Jurassic Park is a pretty iconic book and movie franchise as well as a box office success. The story goes that a billionaire creates the story’s namesake, a theme park full of dinosaurs, from DNA extracted from a fossilised insect found in prehistoric amber.
Jurassic Park Builder brings that storyline into the modern day as a game that allows players to build their own theme park, turning extracted DNA into eggs, nurturing them to life and making sure to preserve their continuing life to offer a constant attraction to visitors. Think Zoo Tycoon with a prehistoric feel.
In the world of desktop image editing, there is only one name that springs to mind in front of all others – Photoshop. But when it comes to the iPad, the choice isn’t so clear, despite Adobe’s presence in the App Store.
With this in mind, I approached this review of Photogene with the hope of discovering a more heavyweight alternative. Mobile Pond, the developer of Photogene, is hardly a household name – they only have this one iPad product in the App Store – but this is an app which is slowly gaining popularity. At $2.99, it’s certainly a cheaper alternative to the products produced by the software giants, but when it comes to serious editing, is it a better alternative?
The biggest problem with Apple’s products is that they keep people within a walled garden. There’s a lot of benefits to the walled garden in some cases — namely security — but there can also be annoying detractions. One example is the DRM in the iBooks app that makes it altogether impossible to read anything you purchased on anything other than an iPad (I’d love it if Apple used .mobi instead so I could put anything I purchase from them on my Kindle).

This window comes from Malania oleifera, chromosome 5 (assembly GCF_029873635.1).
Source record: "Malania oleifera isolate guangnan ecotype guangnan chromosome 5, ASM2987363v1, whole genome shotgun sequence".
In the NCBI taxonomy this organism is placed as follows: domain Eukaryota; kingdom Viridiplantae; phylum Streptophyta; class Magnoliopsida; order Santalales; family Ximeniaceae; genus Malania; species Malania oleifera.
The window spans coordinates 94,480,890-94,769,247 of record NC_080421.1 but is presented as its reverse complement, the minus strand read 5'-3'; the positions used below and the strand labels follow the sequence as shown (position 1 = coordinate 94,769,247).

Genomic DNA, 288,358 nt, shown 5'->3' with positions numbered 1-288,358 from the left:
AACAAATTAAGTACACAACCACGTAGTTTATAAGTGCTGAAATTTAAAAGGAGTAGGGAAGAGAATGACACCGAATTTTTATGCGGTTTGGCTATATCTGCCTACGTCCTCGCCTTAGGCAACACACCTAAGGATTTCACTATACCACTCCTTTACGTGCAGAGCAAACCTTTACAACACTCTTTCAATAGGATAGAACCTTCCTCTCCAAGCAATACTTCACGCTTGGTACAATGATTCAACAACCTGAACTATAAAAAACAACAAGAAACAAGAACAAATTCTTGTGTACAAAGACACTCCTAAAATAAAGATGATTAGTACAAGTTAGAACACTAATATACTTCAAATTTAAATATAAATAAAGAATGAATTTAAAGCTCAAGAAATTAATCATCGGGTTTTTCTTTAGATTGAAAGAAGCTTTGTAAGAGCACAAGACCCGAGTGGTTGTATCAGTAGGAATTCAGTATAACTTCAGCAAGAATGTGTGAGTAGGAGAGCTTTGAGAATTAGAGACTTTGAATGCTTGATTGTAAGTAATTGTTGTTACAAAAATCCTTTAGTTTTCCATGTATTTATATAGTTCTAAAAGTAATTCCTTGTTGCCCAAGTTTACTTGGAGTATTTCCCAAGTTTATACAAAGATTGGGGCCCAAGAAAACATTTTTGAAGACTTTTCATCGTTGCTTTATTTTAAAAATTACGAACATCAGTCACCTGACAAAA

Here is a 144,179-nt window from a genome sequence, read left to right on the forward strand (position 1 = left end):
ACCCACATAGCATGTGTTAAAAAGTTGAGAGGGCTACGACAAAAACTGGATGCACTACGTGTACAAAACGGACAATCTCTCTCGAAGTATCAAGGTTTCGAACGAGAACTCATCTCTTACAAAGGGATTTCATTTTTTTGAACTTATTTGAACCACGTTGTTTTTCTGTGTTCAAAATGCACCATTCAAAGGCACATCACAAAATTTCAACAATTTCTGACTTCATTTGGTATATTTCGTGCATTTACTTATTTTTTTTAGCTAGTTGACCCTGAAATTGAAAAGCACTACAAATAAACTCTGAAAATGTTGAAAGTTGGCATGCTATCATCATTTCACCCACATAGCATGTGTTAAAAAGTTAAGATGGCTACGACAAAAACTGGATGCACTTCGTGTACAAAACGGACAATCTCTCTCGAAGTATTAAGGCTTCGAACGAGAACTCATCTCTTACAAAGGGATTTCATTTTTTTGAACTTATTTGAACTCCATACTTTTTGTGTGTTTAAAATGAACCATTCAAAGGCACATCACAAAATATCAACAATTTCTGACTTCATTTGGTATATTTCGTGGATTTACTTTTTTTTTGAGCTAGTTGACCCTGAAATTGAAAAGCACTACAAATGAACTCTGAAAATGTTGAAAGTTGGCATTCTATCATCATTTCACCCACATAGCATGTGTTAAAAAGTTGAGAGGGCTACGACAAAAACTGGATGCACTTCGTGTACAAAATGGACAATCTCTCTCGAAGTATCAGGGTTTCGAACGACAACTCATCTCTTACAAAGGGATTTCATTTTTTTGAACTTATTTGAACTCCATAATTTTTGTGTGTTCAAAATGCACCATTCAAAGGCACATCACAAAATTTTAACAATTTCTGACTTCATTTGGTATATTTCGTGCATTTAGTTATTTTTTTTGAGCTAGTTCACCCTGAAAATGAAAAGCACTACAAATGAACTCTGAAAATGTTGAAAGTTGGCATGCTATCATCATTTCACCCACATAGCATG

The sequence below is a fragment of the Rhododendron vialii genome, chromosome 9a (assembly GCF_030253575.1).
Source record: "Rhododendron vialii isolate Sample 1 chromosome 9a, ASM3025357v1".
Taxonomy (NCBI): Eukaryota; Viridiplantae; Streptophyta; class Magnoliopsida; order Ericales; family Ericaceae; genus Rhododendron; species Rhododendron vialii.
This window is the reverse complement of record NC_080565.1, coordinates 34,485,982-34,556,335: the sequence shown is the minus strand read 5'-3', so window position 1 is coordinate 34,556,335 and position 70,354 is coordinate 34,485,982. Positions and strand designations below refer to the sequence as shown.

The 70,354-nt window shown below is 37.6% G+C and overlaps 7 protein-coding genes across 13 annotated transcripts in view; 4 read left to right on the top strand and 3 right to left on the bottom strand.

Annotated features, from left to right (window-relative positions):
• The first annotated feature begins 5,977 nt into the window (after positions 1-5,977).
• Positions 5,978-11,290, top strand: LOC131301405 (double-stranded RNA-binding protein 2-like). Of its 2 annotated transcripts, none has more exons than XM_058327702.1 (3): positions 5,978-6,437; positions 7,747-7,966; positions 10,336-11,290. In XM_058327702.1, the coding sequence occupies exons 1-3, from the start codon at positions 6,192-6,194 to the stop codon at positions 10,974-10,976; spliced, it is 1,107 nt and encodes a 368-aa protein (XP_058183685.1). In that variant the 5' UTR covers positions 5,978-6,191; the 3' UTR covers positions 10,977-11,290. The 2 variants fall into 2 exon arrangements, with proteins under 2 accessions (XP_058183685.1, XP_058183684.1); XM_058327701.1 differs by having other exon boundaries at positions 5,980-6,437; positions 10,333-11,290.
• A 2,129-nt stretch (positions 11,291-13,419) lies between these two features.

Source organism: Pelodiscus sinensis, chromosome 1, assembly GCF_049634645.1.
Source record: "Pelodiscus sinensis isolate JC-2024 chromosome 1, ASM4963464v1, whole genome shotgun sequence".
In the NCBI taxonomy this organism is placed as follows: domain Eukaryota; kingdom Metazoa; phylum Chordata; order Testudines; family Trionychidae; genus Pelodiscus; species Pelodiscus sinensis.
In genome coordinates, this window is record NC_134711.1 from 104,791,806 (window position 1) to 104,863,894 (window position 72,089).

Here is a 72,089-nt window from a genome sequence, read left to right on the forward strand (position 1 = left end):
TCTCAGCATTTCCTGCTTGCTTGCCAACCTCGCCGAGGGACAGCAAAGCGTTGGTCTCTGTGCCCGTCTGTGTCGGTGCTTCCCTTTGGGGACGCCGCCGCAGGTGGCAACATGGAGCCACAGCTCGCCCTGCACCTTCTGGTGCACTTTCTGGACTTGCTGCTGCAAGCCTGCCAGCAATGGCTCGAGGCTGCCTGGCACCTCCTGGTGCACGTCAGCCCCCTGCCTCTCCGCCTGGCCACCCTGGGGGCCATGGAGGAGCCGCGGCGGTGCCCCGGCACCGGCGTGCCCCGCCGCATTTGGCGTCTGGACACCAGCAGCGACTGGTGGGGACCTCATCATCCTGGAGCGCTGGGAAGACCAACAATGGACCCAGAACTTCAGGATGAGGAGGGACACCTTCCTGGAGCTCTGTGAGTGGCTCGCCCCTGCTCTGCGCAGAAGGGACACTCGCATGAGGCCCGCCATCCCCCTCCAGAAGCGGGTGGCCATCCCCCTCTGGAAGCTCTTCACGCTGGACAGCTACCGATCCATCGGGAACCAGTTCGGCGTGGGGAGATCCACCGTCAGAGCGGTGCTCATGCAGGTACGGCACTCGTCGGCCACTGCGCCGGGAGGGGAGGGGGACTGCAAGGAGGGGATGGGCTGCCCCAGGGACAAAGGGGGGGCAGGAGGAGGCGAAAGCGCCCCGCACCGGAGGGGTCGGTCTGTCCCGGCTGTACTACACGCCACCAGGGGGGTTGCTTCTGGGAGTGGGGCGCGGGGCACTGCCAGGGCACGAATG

But then there are some walls in Apple’s garden that nobody likes, like Newsstand. Newsstand is one of those apps that Apple let get away. Not only are most of the magazines in Newsstand difficult to search for in its Store (Apple really needs to merge the Newsstand with the iBooks Store), but they’re also merely digital scans of paper-based media with a few hyperlinks thrown in for good measure. Newsstand’s proprietary format and wooden shelves have driven a lot of people away from the app and towards its only clear, cross-platform alternative: Zinio. (more…)
Designing a successful adventure puzzler must be akin to perfecting an art form. If the game’s too difficult, then it becomes frustrating and the player immediately sets it aside. If the game’s too easy then the player whizzes through it and never gives it another thought. So, how do developers get it just right?
I’m not sure what magic formula the team at Colibri Games is using, but they are blazing a trail for others to follow. The Tiny Bang Story HD is a perfectly challenging adventure game featuring beautiful hand-drawn illustrations, five different chapters, dozens of mini brain teasers and an immersive storyline about a Tiny Planet that fell apart after being hit by a meteor. As you solve each puzzle, you’ll help rebuild the planet. Just remember: it won’t be easy.
Click “more” to take an in-depth look.